The on and then off and now on again battle for land rights to assist with the major multi-million dollar industrial development of a new Colgate plant in Morristown is evidence of, at best, lousy planning by city officials.
Seems the new facility lacks access to a sewer system. Construction at the Colgate plant has been humming right along until - Surprise!! - the city failed to obtain the necessary easements for sewer access.
The city has a long tradition of reliance of using condemnation of private property and taking it via eminent domain claims, so that's what they did in October for the 11.5 acres owned by Bill Howell who operates an active dairy farm on the site. The city paid for an assessment of the value of the property and came up with a payment offer of $150,000.
In mid-November the local press proclaimed the deal was done, that Howell had signed an agreement to sell -- and added as well that the property in question would also be needed for a 5-lane roadway connecting Highway 160 with a road called Merchants Greene, which is the site of a still developing large retail complex. The bad news was, the report of the deal was bogus.
In the local paper's Nov. 18th edition, they write that no agreement to sell to the city has taken place. All that did occur was that Howell agreed to a future signing of an order of possession, which would grant the right to the city to have access to his property for road and other improvements, like sewer access. But no such signing has occurred in any reports I can find.
(NOTE: I cannot provide links to the local newspaper's articles on this debacle. The Citizen-Tribune will allow you to search their archives if you pay $5.95 for a one day access or $49.95 for a 30-day access and I for one am not willing to pay that much. Their "access to archives" page is here. Since I have a friend who is a subscriber to the paper, at a cost of just over $9 per month, the info on this eminent domain case is from the hard copy.)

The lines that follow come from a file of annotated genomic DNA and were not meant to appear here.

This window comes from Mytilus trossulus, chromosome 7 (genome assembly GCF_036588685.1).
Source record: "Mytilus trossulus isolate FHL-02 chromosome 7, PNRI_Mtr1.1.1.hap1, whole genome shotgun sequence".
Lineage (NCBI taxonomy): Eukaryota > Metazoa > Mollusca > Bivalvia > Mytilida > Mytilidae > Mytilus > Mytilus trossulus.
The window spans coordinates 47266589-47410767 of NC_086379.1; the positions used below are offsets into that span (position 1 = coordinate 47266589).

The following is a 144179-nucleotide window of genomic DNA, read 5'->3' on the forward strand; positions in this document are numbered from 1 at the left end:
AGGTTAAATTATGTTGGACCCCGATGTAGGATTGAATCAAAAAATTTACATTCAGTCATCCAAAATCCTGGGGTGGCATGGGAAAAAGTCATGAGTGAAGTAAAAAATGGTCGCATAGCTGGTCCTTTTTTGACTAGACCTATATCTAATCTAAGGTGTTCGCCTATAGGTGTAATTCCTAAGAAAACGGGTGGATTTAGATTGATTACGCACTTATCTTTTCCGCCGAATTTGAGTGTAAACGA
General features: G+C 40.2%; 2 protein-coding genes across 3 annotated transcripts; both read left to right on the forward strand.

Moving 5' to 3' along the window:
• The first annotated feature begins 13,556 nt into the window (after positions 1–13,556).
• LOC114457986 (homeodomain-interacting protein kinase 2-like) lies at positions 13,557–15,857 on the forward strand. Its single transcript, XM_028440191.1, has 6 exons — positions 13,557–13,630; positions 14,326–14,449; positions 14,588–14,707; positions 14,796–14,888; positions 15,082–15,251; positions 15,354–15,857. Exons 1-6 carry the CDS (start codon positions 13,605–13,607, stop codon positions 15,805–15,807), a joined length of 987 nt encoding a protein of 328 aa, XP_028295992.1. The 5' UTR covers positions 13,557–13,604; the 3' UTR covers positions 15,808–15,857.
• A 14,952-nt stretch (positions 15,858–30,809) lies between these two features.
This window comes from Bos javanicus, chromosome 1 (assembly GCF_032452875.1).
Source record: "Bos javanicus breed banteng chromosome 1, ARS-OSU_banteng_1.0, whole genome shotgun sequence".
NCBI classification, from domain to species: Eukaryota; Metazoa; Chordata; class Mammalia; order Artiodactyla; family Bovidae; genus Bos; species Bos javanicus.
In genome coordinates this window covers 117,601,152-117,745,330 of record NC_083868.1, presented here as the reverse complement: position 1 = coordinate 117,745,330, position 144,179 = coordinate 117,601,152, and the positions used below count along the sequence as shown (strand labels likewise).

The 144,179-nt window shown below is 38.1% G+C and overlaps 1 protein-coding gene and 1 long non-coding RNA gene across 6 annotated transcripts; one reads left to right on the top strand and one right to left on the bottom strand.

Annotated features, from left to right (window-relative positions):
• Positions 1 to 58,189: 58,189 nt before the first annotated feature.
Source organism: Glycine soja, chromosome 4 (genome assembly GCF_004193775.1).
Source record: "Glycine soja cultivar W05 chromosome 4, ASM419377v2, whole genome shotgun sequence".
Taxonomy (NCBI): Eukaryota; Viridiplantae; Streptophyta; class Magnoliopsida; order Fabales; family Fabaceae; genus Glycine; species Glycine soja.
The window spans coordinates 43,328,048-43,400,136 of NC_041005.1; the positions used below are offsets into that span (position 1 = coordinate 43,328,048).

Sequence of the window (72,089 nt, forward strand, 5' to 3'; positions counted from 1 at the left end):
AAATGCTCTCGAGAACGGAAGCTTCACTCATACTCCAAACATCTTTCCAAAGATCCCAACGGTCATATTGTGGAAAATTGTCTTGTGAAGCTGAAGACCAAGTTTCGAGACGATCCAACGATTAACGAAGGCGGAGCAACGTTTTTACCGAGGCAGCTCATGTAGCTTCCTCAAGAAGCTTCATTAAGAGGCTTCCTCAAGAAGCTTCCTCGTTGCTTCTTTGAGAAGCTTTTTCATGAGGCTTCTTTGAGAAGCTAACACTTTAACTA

Howell has stated he is seeking his own assessment of the property and until that happens, no agreements will be made. However, since the city has already filed their court documents seeking to use eminent domain in October, they are proceeding with that suit.
The poor folks at the Colgate plant, also are awaiting the outcome of the dispute, and are continuing with much hope as they construct their facility, which relocated here from Indiana. The city attracted them here after giving them the property for the facility at no charge and also giving a 7-year tax-free status on property taxes.
Though I can't imagine them presenting their sales package to Colgate with the admission that the city didn't have sewer access for the facility.
This isn't the first time - and won't be the last - that city officials use the forced seizure of land for industrial development. Time and again industrial proponents have claimed that tax benefits (even if delayed for many years) offset the problems private property owners have in selling active family-owned farmland. The city is currently considering using eminent domain to seize the property of the former Morristown College campus for an unnamed developer, since they say the asking price for the property by the current owner is too expensive.
In these times when most communities and states are re-working and improving the old-fashioned heavy-handed tactics of eminent domain to seize property. On Nov. 7, 2006 more than 80 percent of voters in Georgia, Michigan, New Hampshire and South Carolina approved constitutional amendments that forbid use of eminent domain for economic development. Arizona, Florida, Oregon, Nevada and North Dakota also passed eminent-domain limits. In all, 35 states have now curbed eminent domain abuse since the Kelo ruling.
The sad reality locally is that forced seizure is the card the city usually plays first. And historically, they usually win, despite any private or public opposition.